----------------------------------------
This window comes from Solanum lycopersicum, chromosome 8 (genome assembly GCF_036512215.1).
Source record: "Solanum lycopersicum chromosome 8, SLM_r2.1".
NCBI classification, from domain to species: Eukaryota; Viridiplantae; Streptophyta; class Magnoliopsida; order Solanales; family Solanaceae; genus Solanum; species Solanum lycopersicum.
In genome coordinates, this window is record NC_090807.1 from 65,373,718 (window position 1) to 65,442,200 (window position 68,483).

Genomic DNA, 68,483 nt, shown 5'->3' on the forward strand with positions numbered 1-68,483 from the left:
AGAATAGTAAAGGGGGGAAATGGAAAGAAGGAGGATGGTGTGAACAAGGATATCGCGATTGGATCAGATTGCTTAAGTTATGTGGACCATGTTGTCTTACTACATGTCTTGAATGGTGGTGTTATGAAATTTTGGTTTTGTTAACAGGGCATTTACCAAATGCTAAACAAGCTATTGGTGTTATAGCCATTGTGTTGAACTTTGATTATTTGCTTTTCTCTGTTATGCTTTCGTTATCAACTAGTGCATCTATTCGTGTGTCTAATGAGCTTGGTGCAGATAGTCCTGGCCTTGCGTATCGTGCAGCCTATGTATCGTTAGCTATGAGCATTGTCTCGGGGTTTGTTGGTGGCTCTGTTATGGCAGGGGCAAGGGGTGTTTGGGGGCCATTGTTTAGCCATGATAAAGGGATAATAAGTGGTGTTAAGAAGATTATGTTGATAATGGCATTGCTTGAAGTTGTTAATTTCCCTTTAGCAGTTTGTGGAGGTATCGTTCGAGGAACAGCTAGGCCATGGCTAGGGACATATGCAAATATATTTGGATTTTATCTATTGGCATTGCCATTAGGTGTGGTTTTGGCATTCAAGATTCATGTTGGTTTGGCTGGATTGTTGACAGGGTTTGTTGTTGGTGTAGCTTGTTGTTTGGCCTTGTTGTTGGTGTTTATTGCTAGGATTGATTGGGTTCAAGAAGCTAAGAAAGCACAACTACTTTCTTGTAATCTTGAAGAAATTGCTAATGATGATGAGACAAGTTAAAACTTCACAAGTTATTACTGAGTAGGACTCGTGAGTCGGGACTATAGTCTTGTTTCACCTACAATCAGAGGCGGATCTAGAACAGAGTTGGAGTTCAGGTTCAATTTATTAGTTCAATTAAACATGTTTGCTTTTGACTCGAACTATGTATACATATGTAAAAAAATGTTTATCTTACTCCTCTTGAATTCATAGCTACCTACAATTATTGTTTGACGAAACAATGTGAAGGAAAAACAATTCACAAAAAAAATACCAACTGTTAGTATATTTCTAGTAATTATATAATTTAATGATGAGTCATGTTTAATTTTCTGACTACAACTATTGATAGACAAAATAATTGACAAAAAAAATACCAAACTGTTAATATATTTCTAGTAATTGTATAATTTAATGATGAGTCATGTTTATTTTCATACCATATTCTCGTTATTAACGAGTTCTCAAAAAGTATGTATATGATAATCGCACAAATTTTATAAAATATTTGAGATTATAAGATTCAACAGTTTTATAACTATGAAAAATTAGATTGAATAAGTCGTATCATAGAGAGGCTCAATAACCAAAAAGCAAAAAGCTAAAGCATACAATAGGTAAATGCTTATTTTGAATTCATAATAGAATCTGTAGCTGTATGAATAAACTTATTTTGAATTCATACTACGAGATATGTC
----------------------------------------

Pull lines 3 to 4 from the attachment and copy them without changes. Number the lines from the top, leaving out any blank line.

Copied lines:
NCBI classification, from domain to species: Eukaryota; Viridiplantae; Streptophyta; class Magnoliopsida; order Solanales; family Solanaceae; genus Solanum; species Solanum lycopersicum.
In genome coordinates, this window is record NC_090807.1 from 65,373,718 (window position 1) to 65,442,200 (window position 68,483).